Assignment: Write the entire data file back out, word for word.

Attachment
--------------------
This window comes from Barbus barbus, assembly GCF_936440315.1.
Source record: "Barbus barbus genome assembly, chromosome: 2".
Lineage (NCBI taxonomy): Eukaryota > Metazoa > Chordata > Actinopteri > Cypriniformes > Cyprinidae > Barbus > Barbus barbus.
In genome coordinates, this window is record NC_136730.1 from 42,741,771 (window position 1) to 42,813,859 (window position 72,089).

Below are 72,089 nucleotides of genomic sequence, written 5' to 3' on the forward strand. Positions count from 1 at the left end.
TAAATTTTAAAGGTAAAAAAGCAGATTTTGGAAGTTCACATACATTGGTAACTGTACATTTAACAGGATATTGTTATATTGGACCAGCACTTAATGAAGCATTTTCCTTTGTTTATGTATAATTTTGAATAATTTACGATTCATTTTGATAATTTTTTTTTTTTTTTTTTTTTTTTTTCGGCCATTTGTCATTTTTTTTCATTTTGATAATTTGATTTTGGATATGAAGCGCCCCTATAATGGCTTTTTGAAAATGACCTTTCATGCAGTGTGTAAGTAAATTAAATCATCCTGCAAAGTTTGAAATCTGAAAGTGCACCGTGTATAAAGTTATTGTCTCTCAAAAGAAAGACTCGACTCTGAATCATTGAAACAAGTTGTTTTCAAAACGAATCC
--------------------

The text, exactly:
This window comes from Barbus barbus, assembly GCF_936440315.1.
Source record: "Barbus barbus genome assembly, chromosome: 2".
Lineage (NCBI taxonomy): Eukaryota > Metazoa > Chordata > Actinopteri > Cypriniformes > Cyprinidae > Barbus > Barbus barbus.
In genome coordinates, this window is record NC_136730.1 from 42,741,771 (window position 1) to 42,813,859 (window position 72,089).

Below are 72,089 nucleotides of genomic sequence, written 5' to 3' on the forward strand. Positions count from 1 at the left end.
TAAATTTTAAAGGTAAAAAAGCAGATTTTGGAAGTTCACATACATTGGTAACTGTACATTTAACAGGATATTGTTATATTGGACCAGCACTTAATGAAGCATTTTCCTTTGTTTATGTATAATTTTGAATAATTTACGATTCATTTTGATAATTTTTTTTTTTTTTTTTTTTTTTTTTCGGCCATTTGTCATTTTTTTTCATTTTGATAATTTGATTTTGGATATGAAGCGCCCCTATAATGGCTTTTTGAAAATGACCTTTCATGCAGTGTGTAAGTAAATTAAATCATCCTGCAAAGTTTGAAATCTGAAAGTGCACCGTGTATAAAGTTATTGTCTCTCAAAAGAAAGACTCGACTCTGAATCATTGAAACAAGTTGTTTTCAAAACGAATCC